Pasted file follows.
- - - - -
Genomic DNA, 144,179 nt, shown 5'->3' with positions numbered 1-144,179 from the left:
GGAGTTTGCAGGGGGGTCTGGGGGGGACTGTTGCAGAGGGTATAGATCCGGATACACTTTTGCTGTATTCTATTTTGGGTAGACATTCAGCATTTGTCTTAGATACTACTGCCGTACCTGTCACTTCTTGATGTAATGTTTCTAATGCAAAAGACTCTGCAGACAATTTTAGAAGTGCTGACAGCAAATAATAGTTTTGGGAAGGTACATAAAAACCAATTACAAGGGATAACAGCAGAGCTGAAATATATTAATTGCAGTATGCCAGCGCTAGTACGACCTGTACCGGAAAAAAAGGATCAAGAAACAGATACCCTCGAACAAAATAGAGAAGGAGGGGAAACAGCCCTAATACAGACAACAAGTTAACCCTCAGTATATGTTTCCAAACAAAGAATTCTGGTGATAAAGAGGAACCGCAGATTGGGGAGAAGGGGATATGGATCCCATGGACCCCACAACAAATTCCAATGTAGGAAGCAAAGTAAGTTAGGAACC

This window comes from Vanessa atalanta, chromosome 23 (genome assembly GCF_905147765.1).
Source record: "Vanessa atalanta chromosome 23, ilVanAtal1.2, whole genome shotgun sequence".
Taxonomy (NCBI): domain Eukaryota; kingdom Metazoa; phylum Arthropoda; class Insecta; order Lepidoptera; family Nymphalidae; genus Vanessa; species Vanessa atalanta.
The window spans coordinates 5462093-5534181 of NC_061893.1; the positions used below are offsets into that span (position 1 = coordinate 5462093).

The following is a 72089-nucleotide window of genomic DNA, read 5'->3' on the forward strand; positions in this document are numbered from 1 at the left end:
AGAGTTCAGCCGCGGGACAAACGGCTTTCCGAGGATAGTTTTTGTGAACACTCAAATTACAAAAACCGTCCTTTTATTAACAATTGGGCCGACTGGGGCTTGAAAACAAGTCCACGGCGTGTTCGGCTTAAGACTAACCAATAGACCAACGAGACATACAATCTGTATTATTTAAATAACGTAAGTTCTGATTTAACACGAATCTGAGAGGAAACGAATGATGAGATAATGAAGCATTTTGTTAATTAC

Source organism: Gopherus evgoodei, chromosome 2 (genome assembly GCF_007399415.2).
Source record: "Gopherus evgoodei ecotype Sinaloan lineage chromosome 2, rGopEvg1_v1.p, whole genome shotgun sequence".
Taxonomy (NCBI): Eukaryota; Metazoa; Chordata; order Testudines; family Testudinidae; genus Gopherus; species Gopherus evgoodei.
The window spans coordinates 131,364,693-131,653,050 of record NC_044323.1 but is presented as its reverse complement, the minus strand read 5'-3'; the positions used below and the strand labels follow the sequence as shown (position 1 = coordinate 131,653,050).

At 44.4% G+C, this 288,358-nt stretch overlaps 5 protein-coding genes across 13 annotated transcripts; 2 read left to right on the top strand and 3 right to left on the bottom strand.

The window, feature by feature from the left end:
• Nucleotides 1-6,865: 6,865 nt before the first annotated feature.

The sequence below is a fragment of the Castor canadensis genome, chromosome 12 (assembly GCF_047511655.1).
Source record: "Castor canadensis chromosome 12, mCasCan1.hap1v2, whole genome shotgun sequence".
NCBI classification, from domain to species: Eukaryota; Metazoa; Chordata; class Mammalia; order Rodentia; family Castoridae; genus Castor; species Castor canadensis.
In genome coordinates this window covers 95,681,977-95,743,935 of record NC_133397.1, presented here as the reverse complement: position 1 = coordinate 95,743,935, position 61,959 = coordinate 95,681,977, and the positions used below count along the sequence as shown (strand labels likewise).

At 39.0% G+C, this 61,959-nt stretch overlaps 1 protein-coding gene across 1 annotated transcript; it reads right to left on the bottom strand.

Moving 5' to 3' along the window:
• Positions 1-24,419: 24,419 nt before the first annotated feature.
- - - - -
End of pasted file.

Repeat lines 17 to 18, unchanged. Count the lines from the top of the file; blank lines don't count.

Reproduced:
Source record: "Castor canadensis chromosome 12, mCasCan1.hap1v2, whole genome shotgun sequence".
NCBI classification, from domain to species: Eukaryota; Metazoa; Chordata; class Mammalia; order Rodentia; family Castoridae; genus Castor; species Castor canadensis.